This newly rebuilt, refurbished, and reconstructed hotel has been a mainstay for ferry-goers and day-trippers to Maine’s Islands. Now, after its total refresh, it is the perfect weekend home for visitors to Maine’s Art Capital. Every room overlooks the harbor and the sunrise is spectacular. The beds are heavenly, as are the linens and pillows – you won’t want to get up even though the sunrise and fresh coffee are calling. Enjoy in-room coffee from your deck, and fill up on a full, hot complimentary breakfast in the lobby that includes, waffles, fruit, cereal, eggs, muffins, bacon and eggs, juice and of course, more coffee.
Study Abroad – A Parent’s Perspective on travel & letting go
My oldest daughter just landed in Shanghai for her first Study Abroad program.
I am happy she is in China safely. I have been watching the clock and calculating the 12 hours ahead, following happily along with her initial itinerary. I imagine she is full of excitement and exhaustion from the long flight.
I have to admit: Sending her off for her study abroad was somewhat of a relief. The days and weeks of planning amidst all of our other life events made for a wee bit of stress.
Well, maybe MORE than a wee bit of stress…
It was at times fun to plan, pack, and fantasize about the sights and food in China. It was also fertile ground for power struggles, family sit-down chats, and self-check-ins about my OWN energy that was clouding the planning process.
I am feeling all-the-feels, as it is de-rigueur to say. I am happy. I am a wreck. I am filled with excitement, and riddled with anxiety-based-what-if travel scenarios.
This is not the first time that we have been apart for long periods of time. Both of our girls have gone away to camp for several weeks each summer. I loved the time to myself to breathe and rest, as much as I appreciated all the new and fun experiences that they were having.
Right now, summer camp feels like child’s play compared to the preparation and planning for a study abroad in a majorly far away country.
To backtrack for a moment…
Both of my children study Mandarin Chinese. I KNEW that when they picked this course of study (and yes, it was a decision that the girls discussed and debated with us at-length before making their choices), that a study abroad program in China would be in their future. I, myself have studied several Romance languages and I lived in both Mexico and Italy for long periods of time and LOVED it.
Immersion was THE THING that took my language skills from perfunctory classroom recitation to fluency. I was confident that my girls would undertake the same kind of program in their own lives.
The China trip was announced over two years ago, as her teacher and school knew that we needed time to plan, to fundraise (travel ain’t cheap!), and to get everything we needed together. My daughter began a plan to babysit several days a week during the summer, and socked money away week-after-week. She launched her own “Go Fund Me” campaign (with a little parental help) and asked for donations.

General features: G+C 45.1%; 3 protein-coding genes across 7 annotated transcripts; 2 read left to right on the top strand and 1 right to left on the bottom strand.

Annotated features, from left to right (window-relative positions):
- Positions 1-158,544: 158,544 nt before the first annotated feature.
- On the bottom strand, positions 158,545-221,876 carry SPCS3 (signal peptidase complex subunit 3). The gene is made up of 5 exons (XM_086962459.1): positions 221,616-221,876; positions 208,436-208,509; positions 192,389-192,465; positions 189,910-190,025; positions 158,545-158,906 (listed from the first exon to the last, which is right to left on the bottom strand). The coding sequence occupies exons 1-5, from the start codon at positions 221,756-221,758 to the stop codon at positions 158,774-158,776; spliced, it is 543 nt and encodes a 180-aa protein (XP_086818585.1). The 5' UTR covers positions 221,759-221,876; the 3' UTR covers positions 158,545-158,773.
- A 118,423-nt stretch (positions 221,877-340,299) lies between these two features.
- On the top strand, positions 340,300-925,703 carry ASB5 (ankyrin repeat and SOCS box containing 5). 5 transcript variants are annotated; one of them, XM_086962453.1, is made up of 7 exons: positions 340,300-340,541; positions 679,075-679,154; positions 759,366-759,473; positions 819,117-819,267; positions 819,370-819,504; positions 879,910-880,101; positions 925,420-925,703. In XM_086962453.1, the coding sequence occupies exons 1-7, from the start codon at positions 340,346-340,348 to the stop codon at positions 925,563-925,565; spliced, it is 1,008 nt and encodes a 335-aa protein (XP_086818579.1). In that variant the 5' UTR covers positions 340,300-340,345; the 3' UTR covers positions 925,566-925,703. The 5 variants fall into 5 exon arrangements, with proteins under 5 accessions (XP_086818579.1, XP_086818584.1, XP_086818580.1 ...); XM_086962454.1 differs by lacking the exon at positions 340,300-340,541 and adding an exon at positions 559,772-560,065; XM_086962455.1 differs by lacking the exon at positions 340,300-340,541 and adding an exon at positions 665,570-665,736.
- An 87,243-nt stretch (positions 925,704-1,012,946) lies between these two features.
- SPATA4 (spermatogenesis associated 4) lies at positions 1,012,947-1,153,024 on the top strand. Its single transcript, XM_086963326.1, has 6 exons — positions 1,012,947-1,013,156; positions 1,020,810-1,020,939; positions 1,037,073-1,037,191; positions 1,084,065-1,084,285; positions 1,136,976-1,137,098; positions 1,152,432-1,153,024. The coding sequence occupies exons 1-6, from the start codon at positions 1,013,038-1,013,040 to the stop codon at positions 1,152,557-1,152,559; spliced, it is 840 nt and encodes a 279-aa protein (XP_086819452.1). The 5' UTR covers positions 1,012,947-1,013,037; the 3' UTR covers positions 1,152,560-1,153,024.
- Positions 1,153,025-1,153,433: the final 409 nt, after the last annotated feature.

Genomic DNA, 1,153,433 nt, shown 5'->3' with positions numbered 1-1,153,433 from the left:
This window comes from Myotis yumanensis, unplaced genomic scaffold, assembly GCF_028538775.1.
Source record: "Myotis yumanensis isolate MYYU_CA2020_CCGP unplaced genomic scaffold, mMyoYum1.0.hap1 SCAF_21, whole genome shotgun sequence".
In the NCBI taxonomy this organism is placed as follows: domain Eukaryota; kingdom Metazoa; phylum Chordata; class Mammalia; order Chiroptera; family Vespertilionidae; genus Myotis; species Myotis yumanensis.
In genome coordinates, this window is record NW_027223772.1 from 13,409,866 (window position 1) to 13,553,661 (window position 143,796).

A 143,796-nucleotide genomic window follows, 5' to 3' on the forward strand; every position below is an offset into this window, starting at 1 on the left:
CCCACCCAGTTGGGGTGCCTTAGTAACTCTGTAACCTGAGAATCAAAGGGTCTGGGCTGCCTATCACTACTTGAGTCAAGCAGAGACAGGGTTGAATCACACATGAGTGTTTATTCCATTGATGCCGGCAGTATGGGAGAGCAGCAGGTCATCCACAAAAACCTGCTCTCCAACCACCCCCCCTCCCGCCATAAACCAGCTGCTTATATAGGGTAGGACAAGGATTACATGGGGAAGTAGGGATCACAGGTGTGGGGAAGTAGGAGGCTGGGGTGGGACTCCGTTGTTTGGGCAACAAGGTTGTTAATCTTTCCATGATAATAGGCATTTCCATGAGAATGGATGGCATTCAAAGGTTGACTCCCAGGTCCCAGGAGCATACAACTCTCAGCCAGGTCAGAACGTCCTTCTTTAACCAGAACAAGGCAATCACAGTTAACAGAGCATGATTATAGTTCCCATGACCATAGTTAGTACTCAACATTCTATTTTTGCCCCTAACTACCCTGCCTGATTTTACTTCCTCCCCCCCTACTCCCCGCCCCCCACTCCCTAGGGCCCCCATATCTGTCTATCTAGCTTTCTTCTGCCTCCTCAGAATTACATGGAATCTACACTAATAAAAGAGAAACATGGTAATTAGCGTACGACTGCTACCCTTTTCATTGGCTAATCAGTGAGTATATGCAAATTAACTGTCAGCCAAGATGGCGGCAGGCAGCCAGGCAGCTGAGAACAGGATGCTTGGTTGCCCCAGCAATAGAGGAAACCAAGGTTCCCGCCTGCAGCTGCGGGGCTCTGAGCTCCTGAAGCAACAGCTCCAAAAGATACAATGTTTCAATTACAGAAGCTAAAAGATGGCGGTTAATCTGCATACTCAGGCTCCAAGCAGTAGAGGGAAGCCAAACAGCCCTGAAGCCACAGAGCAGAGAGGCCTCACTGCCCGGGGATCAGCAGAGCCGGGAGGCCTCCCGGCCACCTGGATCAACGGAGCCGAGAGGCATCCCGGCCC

She raised the required $4,500 for her trip. We felt so proud of her efforts and the seed that was planted began to grow into full-blown excitement.
For ME, stress began to mount over what felt like a huge burden of “What-Ifs.”
It went a little something like this:
We live rurally. Will my daughter know how to get on and off a city bus? Will she know how to handle her money? Will she look both ways before crossing the street? Does she know how to carry her bag across her shoulder to keep it snug and safe from pickpockets? How will she cope with the huge crowds? Will she need to use her kickboxing skills in real-time? Will she put on enough sunscreen? We she dress modestly? Will she stay hydrated? Does she know how to treat herself if she gets diarrhea/nausea etc? And on, and on, and on….
Any scenario, I have imagined it.
I found myself getting mired in a feeling of inadequacy that I had not better prepared her for EVERY LIFE SCENARIO that could possibly come her way. (Yes, I know how insane this sounds! Hooray for Mom Guilt!) ……Like there was some kind of international boot camp I should have put her through in order to be properly prepared for study abroad and also wilderness and city survival.
I was gently and lovingly reminded by my patient-as-a-saint-husband, that our lives together have been the training she needs. We have travelled A LOT with our children and they have paid attention. We have included them in the preparations. We talk to our kids about safety. We model and LIVE the kinds of relationships we want them to have.
My daughter is smart-as-a-whip, compassionate, and highly organized.
I needed to SEE and ACKNOWLEDGE that about her.
My husband also reminded me that travel IS also the bootcamp. That these experiences are how she will learn to trust herself.
He also reminded me that the gift of OUR TRUST would help set her on that path of self-awareness and connectedness that comes from travel.
Ahhhh………That was it: TRUST.
I found myself reaching out to friends who have studied abroad, and who have experienced similar emotions with their own families.
My friend Marina shared with me: “I always felt that they [my parents] had the trust in my abilities to figure it [Travel Abroad] out, they are very proud and supportive of me and honestly, it made our relationship so strong and special. I absolutely love my parents. Now, as a mom myself I understand how hard it must’ve been for them to let me fly into the unknown and let go of control. It is the ultimate parental sacrifice to let go of your child.”
She articulated about TRUST so well.
My friend Jude stated in regards to her son’s travel abroad: “I love watching it. It is filled with the beauty of being young so far away from what you know, and the joy of being together in the experience of what you don’t. What a time this will be for your baby who has grown like a glorious flower opening to welcome the warmth of the sun.”
I am grateful for have they have shared.
So… have you been through something similar in letting your child study abroad? Did you, yourself travel far from home and feel a range of emotions? I would love hear from you.